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Blade spokes??

Old 08-29-09, 06:44 PM
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Blade spokes??

I have always been interested in having a set of wheels built with blade spokes. The price of the spokes has always stopped me from investing in them. Have any of you ever had or rode a set of blade spoked wheels? I would think that they are faster....less wind resistance.
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Old 08-29-09, 06:58 PM
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in a cross wind they are tricksy...
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Old 08-29-09, 07:03 PM
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Originally Posted by dit View Post
I have always been interested in having a set of wheels built with blade spokes. The price of the spokes has always stopped me from investing in them. Have any of you ever had or rode a set of blade spoked wheels? I would think that they are faster....less wind resistance.
Yes, I have had several sets of wheels built for road and track bikes with bladed or oval shape spokes, and also have purchased modern wheels with deep section rims and bladed spokes. They are definitely faster in that they have significantly less wind resistance, and this has been demonstrated in numerous laboratory tests. I would suggest that if you go to the expense of using bladed spokes, then also get a V section rim as well. Also, the less spokes you use the better, and you can use a radial lacing pattern in the front to further reduce wind resistance.

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Old 08-29-09, 07:05 PM
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Originally Posted by tejanotrackie View Post
yes, i have had several sets of wheels built for road and track bikes with bladed or oval shape spokes, and also have purchased modern wheels with deep section rims and bladed spokes. They are definitely faster in that they have significantly less wind resistance, and this has been demonstrated in numerous laboratory tests. I would suggest that if you go to the expense of using bladed spokes, then also get a v section rim as well. Also, the less spokes you use the better, and you can used a radial lacing pattern in the front to further reduce wind resistance.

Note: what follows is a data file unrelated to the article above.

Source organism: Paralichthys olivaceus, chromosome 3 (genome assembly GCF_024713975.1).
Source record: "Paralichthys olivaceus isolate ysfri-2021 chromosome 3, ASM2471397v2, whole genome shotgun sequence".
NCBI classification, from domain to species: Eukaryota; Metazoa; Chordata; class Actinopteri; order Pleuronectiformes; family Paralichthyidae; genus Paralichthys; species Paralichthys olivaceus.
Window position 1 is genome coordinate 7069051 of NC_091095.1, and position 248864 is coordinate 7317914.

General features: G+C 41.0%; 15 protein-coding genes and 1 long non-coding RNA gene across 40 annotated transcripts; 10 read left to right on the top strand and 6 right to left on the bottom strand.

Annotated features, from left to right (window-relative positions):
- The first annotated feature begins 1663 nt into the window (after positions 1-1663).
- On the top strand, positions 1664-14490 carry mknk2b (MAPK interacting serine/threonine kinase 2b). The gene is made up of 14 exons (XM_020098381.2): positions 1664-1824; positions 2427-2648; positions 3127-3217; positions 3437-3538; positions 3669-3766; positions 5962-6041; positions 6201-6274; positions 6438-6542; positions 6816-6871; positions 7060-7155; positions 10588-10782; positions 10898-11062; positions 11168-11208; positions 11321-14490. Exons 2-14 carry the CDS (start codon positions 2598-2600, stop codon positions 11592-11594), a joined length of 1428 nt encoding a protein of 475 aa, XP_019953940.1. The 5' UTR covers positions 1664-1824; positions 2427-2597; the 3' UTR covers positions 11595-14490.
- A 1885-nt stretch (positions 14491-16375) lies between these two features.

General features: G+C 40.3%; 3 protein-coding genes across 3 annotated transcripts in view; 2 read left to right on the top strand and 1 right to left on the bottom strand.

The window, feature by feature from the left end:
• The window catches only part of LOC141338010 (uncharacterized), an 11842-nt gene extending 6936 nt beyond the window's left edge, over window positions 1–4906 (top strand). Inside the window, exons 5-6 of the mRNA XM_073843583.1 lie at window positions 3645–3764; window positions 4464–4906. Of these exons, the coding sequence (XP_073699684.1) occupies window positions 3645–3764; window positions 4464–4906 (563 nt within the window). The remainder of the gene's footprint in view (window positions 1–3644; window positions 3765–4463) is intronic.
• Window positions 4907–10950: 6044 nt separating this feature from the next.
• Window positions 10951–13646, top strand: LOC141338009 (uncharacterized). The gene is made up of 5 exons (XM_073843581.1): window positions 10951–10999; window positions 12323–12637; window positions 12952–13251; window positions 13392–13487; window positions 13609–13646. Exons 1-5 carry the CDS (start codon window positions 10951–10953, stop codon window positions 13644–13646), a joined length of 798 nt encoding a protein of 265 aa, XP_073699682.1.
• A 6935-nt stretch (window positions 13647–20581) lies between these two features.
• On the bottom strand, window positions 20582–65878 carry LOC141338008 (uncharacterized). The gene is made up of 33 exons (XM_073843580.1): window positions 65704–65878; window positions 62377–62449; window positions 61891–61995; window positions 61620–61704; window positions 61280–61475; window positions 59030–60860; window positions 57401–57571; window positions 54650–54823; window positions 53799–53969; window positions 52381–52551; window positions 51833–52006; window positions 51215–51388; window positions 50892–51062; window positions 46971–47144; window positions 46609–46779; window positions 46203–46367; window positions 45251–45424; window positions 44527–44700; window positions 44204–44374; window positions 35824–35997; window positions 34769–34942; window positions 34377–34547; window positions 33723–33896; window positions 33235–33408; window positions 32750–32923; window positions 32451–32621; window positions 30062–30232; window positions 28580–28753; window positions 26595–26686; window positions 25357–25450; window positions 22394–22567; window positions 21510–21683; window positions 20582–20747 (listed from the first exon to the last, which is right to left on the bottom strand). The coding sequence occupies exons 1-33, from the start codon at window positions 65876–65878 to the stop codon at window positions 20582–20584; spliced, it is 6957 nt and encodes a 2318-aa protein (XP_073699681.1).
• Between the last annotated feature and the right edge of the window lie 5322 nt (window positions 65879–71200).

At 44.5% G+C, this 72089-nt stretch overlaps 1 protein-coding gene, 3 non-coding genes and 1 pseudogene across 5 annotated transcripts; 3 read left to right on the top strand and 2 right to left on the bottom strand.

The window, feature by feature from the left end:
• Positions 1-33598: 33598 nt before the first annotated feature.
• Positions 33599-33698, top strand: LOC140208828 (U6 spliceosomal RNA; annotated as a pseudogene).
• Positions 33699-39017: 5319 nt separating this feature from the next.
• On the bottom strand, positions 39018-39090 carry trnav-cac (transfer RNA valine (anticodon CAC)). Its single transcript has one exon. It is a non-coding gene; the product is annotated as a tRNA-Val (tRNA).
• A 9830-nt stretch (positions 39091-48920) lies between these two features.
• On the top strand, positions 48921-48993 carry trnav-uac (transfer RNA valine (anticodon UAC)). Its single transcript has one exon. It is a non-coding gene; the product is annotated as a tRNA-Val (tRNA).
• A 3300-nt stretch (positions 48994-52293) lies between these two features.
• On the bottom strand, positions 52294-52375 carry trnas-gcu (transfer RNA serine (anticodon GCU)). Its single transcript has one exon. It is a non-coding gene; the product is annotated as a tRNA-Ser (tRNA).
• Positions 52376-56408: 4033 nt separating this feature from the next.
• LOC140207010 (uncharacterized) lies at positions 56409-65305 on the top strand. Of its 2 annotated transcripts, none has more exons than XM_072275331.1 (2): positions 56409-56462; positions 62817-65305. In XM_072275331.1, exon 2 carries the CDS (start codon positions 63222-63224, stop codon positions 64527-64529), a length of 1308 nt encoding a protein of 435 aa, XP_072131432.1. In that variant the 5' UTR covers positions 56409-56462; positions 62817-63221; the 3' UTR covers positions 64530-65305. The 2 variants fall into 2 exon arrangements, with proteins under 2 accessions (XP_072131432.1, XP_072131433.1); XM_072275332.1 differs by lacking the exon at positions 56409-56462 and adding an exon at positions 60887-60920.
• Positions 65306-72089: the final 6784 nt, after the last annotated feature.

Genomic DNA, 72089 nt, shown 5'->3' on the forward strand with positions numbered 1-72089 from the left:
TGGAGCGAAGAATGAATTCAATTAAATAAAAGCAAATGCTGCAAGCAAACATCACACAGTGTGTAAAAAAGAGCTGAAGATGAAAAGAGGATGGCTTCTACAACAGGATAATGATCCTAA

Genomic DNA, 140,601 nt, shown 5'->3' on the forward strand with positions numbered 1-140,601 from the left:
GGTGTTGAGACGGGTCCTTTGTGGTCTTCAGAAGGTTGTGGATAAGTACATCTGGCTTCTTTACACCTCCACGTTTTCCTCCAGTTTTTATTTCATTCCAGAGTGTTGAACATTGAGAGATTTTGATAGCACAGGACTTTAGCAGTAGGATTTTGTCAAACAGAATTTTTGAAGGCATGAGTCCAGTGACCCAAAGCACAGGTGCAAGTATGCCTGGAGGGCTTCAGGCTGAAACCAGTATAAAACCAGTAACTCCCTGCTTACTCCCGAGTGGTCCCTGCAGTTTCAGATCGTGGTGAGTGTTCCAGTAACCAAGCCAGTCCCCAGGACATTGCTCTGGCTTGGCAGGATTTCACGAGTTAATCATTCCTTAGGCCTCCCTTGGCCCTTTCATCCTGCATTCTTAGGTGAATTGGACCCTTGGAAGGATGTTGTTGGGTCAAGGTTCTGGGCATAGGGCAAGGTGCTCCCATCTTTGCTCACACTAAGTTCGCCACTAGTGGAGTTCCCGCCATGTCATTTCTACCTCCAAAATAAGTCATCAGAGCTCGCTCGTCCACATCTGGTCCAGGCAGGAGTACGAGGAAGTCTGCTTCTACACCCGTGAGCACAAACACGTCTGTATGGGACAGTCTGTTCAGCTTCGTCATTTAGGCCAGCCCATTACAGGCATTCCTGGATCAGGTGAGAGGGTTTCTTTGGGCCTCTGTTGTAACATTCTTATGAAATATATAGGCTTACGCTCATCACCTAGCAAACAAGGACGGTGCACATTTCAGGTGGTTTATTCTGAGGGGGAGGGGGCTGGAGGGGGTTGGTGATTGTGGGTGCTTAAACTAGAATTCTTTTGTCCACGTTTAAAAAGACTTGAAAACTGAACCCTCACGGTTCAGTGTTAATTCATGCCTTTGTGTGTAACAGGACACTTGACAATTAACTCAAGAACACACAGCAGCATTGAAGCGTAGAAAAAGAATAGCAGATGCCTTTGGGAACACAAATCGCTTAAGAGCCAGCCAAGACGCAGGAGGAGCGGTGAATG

+1
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Old 08-30-09, 08:39 AM
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I never used them much but I do have a front "race wheel" with oval it rode it on occasion when I needed a spare. I did not notice a huge difference. I do remember some 'bladed' spokes back in the late '80 required some filing of the hub.
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Old 08-30-09, 09:19 AM
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These wheels are built with Wheelsmith Aero elliptical spokes. No modification of the hubs is required.

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Old 08-30-09, 09:21 AM
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Originally Posted by norskagent View Post
in a cross wind they are tricksy...
Bladed spokes do not cause enough of an increase in surface area to cause handling problems in crosswinds. The problem is generally caused by the deep section rims used in conjunction with the spokes.

Originally Posted by BianchiGirl View Post
I never used them much but I do have a front "race wheel" with oval it rode it on occasion when I needed a spare. I did not notice a huge difference....
+1. Bladed spokes by themselves do not cause enough of a difference to warrant use by most recreational riders. However, in conjunction with with radial spoking, less spokes and deeper section, aerodynamic rims they are justified for competition, particularly time trials and triathlons.

Also note that here is difference between bladed and oval spokes, the latter being much more aerodynamic.

Finally, be aware of the possibility of flange failure. This was fairly frequent using bladed spokes where the holes had to be slotted. However, it can also happen with oval spokes, particular in older, less expensive hubs not intended for radial spoking patterns. In traditional spoking patterns, the angle of the spoke places more distance between the hole and edge of the flange than a radial pattern, allowing more metal to carry to load. Less spokes also involve more tension and higher stress on the flange.
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Old 08-30-09, 09:39 AM
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I have two bikes with bladed spokes. A 1997 LeMond Maillot Juane and a 86 Nishiki Prestige. The latter has a Alex wheelset that I added. I noticed one change with the bladed spokes, they are considerably stiffer compared to the standard spoke wheels so take that into account. It could be the deep V rim contributing to the change. I'm not sure if the improvement I saw in the performance of the Nishiki was due to the bladed spokes or the better hubs that were used on the Alex wheelset, but I did notice a performance improvement.
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Old 08-30-09, 10:34 AM